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Knut scrambles to put house in order amid mass exodus

Sunday July 21 2019

Knut bosses Sossion and Omuchenyi

Knut's National Chair Wycliffe Omucheyi and Secretary-General Wilson Sossion address the media in Nairobi on March 19, 2019. PHOTO | DENNIS ONSONGO | NATION MEDIA GROUP 

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The Kenya National Union of Teachers (Knut) has now called for a crisis meeting with the Teachers Service Commission (TSC) to discuss issues affecting teachers amid a mass exodus from the union by thousands of headteachers.

In a letter to TSC Chief Executive Officer Nancy Macharia dated July 15, Knut Secretary-General Wilson Sossion called for an urgent meeting with the commission to discuss the implementation of recent court orders regarding promotions and redeployment of union officials, among other issues.

“Following the July 12 court ruling, which cleared all outstanding issues between us and you, we hereby write to ask you to urgently convene a meeting to discuss as regards teacher promotions, redeployment of union officials who had been transferred to schools outside their branches, performance appraisal tools and teacher professional development programme among other issues as directed by the Employment and Labour Relations Court,” said Mr Sossion.


Knut is also calling on the TSC to urgently promote all deserving teachers particularly those with new qualifications without any further delay.

Further, Mr Sossion indicated to the commission that the union is ready to discuss the three schemes of service as directed by the court.


Mr Sossion also wants the employer to ensure that the third phase of the 2017-2021 Collective Bargaining Agreement (CBA) is fully implemented.

Knut’s push comes amid growing opposition from the Kenya Secondary Schools Heads Association (Kessha) and the Kenya Primary Schools Headteachers Association (Kepsha), which have sided with the TSC. The TSC has since moved to court to seek a stay of the judgement issued by the Labour Relations Court arguing that it will negatively affect teachers.


On Saturday, Kessha chairman Kahi Indimuli supported the move by TSC, warning that the implementation of the judgement would water down the gains made in the current CBA.

He warned that headteachers’ positions will be affected if the ruling is effected

“The court ruling, if implemented, will affect schools heads negatively as our positions will be affected. It will also interfere with the current system where schools heads were promoted to be administrators,” he said.

He asked principals not to seek elective positions in the union as this will affect their current status as administrators.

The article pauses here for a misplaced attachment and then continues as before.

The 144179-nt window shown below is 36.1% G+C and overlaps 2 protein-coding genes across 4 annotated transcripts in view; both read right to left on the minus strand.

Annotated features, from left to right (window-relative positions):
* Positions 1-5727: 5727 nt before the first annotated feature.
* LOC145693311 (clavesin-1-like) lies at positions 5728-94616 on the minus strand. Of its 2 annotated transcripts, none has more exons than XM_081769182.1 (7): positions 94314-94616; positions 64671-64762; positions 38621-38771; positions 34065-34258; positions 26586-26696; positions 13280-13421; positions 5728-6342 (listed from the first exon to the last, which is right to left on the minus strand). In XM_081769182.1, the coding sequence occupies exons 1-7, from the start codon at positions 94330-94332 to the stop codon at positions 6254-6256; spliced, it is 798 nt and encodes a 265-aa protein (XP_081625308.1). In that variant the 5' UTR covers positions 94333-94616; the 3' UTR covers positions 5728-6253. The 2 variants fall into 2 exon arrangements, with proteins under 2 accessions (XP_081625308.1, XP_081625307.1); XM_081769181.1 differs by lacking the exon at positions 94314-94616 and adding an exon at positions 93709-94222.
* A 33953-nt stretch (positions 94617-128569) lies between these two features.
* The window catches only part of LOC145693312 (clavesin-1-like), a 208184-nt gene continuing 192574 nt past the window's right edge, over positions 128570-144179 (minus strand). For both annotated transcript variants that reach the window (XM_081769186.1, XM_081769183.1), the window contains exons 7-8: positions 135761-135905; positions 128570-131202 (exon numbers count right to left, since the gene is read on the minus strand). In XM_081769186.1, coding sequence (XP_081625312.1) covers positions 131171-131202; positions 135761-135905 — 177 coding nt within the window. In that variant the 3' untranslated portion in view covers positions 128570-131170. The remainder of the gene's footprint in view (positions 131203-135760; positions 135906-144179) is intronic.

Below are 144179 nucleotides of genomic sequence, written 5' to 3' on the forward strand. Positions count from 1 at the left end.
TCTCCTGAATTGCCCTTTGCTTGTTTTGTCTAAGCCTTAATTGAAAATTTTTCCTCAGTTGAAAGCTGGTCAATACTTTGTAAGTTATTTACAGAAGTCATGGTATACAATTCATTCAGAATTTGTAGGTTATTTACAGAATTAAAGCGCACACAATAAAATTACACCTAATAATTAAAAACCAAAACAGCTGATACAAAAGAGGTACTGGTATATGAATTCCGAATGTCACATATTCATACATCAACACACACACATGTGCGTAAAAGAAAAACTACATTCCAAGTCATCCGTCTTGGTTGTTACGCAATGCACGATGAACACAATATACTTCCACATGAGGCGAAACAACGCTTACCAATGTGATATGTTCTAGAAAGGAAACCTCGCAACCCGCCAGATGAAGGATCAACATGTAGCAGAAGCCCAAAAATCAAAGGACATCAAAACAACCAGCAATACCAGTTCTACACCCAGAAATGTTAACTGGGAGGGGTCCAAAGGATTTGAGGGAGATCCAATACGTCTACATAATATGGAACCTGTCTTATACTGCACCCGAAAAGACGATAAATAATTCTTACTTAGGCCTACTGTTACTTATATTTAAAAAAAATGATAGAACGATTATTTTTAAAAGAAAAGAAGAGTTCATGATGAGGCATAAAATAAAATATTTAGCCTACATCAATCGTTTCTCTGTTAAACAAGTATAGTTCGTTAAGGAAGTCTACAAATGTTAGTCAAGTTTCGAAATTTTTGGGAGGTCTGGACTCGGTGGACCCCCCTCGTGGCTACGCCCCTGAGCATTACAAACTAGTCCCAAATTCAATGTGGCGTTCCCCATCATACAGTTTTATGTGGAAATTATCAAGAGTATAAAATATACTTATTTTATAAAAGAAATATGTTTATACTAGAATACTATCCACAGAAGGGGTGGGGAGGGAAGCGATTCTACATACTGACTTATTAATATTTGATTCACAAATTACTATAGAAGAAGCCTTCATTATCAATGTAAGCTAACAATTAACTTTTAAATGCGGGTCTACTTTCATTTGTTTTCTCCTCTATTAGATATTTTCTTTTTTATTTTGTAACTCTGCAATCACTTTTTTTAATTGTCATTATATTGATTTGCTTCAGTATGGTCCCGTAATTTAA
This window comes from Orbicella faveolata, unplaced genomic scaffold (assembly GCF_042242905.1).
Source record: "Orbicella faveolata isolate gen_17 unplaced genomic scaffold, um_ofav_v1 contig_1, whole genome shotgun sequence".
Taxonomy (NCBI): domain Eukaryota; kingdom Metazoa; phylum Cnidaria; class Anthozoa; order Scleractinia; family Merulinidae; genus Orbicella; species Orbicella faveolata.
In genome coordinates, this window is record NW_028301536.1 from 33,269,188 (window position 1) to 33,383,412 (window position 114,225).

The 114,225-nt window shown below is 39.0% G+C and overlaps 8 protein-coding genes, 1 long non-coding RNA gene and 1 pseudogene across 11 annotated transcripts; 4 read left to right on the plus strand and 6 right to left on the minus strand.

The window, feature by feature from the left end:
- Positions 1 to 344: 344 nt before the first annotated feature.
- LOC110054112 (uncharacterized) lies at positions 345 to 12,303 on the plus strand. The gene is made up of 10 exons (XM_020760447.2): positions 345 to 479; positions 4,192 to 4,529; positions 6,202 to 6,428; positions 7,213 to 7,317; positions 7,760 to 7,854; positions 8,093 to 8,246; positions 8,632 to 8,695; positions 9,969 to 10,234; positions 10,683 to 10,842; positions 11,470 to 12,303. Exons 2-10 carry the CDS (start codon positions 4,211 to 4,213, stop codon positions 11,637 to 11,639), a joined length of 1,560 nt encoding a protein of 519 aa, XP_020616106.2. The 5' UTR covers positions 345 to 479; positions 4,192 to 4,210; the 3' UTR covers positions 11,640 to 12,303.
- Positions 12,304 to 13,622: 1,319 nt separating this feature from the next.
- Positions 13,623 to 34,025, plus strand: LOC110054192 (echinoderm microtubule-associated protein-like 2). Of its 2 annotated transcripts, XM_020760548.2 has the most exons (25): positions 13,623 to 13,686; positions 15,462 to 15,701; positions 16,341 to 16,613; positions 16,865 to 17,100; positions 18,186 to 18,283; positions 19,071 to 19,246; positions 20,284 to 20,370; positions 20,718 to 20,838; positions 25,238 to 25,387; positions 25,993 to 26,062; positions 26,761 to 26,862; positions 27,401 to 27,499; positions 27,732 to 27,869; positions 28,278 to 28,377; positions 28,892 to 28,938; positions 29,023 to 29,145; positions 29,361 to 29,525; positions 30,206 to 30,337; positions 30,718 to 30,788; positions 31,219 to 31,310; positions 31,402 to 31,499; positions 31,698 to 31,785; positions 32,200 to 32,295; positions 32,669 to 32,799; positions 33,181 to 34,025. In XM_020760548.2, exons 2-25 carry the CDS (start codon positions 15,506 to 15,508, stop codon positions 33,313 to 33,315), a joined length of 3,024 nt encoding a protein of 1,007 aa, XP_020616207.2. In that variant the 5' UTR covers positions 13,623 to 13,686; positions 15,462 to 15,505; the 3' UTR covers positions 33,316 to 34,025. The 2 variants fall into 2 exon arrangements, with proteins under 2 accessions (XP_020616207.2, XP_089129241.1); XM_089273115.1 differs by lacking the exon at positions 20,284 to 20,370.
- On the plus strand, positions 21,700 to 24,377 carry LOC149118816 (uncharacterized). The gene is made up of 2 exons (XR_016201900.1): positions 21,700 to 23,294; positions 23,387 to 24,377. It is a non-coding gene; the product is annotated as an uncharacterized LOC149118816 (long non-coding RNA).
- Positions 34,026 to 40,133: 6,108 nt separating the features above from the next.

“To maintain neutral positions, we are asking principals not to seek or accept union positions as that may compromise decisions where one may be influenced by union interests,” he said. Mr Indimuli said the schools heads can however choose to just remain ordinary union members.


On Friday, Kepsha also opposed the court judgement and threw its weight behind their employer.

Kepsha national chairman Nicholas Gathemia threatened to pull out of Knut, saying the association was not a party to the court proceedings and that the ruling would negatively impact them.

“We are worried and concerned about our fate following the judgement, which in our opinion and interpretation shall affect our well-being by blocking the career progression of school administrators,” he said.


The Kenya Post Primary Education teachers union (Kuppet) has also indicated that it will seek to be enjoined in the court case.

Kuppet Acting Secretary-General Moses Nthurima said the union has instructed its lawyers to join the suit in order to protect the interests of its members.

Kuppet argues that the judgement ignored the fact that there are other parties to the CBA negotiations with TSC.

“The union’s main goal in the suit is to protect the gains under the CBA, signed in 2016, which had been put at risk by the judgement. The court’s orders provided a window for the employer to roll back multiple gains teachers had secured under the 2016 CBA,” he said.


In the judgment, Justice Byram Ongaya ruled that the Teachers Training Development Programme (TPD) module should not be implemented.

Justice Ongaya found that the existing module falls short of professional development programmes as required by the TSC Act and other regulations.

The judge therefore directed TSC to hold a meeting to finalise performance measurement tools by December 1 so that they can be rolled out in January 2020.

On teacher transfers, the court ruled that TSC should undertake it in accordance with the code of regulations for teachers.


The court also ruled that school heads and principals as institutional administrators are unionisable employees hence can be elected as trade union officials in elections.

Justice Ongaya said that school heads and principals, are also liable to be transferred, but in their specific geographical areas, and that Knut is entitled to participate in such matters.

On promotion of teachers, the court declared that this is a responsibility of TSC but ordered that both the commission and the union to consider reviewing the scheme of service.

On performance appraisal tools, he ruled that Knut participated in the development of the performance management tools and that the only problem was the validation of the same hence compelled.

The ruling, according to TSC, will affect more than 160,000 teachers holding administrative positions. They include, principals, Chief Principals, headteachers, their deputies and senior teachers.

The commission says that, if the judgement is implemented, it will be forced to recall the enhanced July salaries that had been programmed to be paid as phase two of the CBA.